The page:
Need birth control? There’s an app for that! New phone technology now promises protection against unwanted pregnancy.
A Swedish husband-and-wife team of nuclear physicists developed an app to track menstrual cycles as an alternative to current birth control options like oral contraceptives, condoms and intrauterine devices, also known as IUDs.
The app, called Natural Cycles, has been clinically tested and, when used correctly, has proven to be as effective as the birth control pill. While there are many apps and online calculators to assist women in tracking their cycle to try to conceive, Natural Cycles is the first birth control app in the world to be approved for contraception.
The app, not yet approved in the United States, hit the European market and has gained in popularity in countries like Sweden and the United Kingdom, and has over 150,000 users in 161 countries. Natural Cycles has been certified for several European healthcare organizations, including the UK’s National Health Service.
A New Version of Natural Family Planning
For centuries, couples have used natural family planning method to prevent unwanted pregnancy.
Many women use natural family planning because of moral or religious reason, or because of adverse reactions or side effects, like weight gain or mood swings, caused by hormonal birth control.
Other women prefer natural family planning because when they want to conceive, there is typically no delay compared to some birth control methods that may impede conception for six months to a year.
During natural family planning, women record their basal body temperature to determine if they are ovulating. Higher temperatures indicate days of ovulation, and lower temperatures indicate non-fertile days.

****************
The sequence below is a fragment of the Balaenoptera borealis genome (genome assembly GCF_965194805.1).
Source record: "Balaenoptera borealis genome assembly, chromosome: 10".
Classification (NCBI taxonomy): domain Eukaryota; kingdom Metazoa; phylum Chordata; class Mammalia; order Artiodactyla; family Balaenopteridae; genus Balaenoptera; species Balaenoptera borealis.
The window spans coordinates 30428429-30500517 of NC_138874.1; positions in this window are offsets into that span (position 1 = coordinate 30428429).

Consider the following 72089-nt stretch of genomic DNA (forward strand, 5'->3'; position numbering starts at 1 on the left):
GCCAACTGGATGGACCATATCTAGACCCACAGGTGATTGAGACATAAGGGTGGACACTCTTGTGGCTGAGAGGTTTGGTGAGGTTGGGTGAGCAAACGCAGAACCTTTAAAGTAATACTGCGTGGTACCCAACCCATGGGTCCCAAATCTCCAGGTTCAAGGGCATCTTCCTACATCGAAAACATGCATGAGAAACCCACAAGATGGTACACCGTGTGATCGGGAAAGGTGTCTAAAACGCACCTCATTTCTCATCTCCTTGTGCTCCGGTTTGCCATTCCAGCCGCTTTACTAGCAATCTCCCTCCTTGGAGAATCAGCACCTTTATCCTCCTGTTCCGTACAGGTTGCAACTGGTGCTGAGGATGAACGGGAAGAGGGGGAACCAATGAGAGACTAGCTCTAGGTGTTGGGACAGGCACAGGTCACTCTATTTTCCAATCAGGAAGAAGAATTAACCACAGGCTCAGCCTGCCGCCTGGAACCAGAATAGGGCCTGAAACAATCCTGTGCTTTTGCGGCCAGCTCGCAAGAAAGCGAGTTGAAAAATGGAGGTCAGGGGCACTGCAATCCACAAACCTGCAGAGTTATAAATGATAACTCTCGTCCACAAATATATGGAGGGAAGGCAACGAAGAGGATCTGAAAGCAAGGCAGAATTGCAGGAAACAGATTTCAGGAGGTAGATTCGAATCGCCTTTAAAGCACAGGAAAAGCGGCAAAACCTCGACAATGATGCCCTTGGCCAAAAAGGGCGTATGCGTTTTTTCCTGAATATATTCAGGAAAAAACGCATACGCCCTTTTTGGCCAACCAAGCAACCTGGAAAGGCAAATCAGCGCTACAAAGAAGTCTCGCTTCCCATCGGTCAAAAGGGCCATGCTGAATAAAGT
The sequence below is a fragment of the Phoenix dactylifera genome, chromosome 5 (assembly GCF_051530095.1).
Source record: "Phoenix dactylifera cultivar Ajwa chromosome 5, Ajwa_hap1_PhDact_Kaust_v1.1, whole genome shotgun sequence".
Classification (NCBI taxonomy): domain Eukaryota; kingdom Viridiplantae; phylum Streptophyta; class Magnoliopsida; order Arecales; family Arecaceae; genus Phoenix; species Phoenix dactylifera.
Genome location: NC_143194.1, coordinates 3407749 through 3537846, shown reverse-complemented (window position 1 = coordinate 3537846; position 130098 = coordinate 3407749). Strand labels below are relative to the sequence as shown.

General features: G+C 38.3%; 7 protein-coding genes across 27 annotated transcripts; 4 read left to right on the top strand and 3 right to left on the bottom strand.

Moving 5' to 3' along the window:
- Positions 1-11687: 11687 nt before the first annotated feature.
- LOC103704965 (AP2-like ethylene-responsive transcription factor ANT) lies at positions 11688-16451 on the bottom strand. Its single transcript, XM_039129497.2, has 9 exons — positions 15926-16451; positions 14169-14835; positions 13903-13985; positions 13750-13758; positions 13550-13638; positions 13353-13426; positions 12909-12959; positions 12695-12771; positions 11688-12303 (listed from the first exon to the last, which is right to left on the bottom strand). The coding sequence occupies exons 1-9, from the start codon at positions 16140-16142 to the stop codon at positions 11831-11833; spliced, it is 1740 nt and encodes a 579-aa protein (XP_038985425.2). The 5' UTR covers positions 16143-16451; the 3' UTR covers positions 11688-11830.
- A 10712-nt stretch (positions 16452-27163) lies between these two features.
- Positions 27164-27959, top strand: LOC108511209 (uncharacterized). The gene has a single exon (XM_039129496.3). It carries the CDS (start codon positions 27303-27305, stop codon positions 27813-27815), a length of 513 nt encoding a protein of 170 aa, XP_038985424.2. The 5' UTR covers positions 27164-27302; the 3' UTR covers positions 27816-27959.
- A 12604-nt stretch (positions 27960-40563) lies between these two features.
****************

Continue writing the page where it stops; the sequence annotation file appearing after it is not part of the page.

To effectively use the Natural Cycles app, users must take their temperature orally first thing each morning and record the information into the app on their phone or tablet. Using a proprietary algorithm, the app then calculates if the user is fertile that day or not. Users then know their risk of getting pregnant if they have unprotected sex. Fertile days yield a red-light result, and "safe" days show a green light. Green light days indicate that users can have unprotected sex with a 99 percent certainty of not becoming pregnant.
Technology Makes Tracking Ovulation Easier
"Tracking temperature is an effective way to determine ovulation, but it can be confusing," said Dr. Mona Alqulali, M.D., Ph.D., F.A.C.O.G.
Alqulali is an OBGYN who practices in Clinton and Bettendorf, Iowa, and counsels her patients on their contraceptive and family planning options.
"Many patients choose natural family planning as a means of contraception, and a new app may help some patients track their cycle more readily," Alqulali said.
For some, regular pen and paper charting of ovulation can be confusing and inconsistent, which may lead to an unwanted pregnancy. Natural Cycles claims that the confusion and inconsistency can be removed from the equation, because the app does all the work.
A study sponsored by Natural Cycles that followed 4,000 women showed that seven in 100 women became pregnant on the app. This study considered expected human error, including forgetting to take temperature on some days.
Natural Cycles is not the only online application used to track fertility and ovulation to prevent pregnancy. Other companies have developed similar programs in hopes of reaching populations in areas underserved by health care providers or those individuals who do not have access to birth control.
Currently, no contraception app has been approved by the United States Food and Drug Administration, but the makers of Natural Cycles anticipate future approval and hope to introduce the app in the U.S. market soon.
Business Insider Nordic. Swedish nuclear physicist just got the world’s first approved birth control app - as effective as the pill but using only mathematics. Business Insider Nordic. 10 February 2017.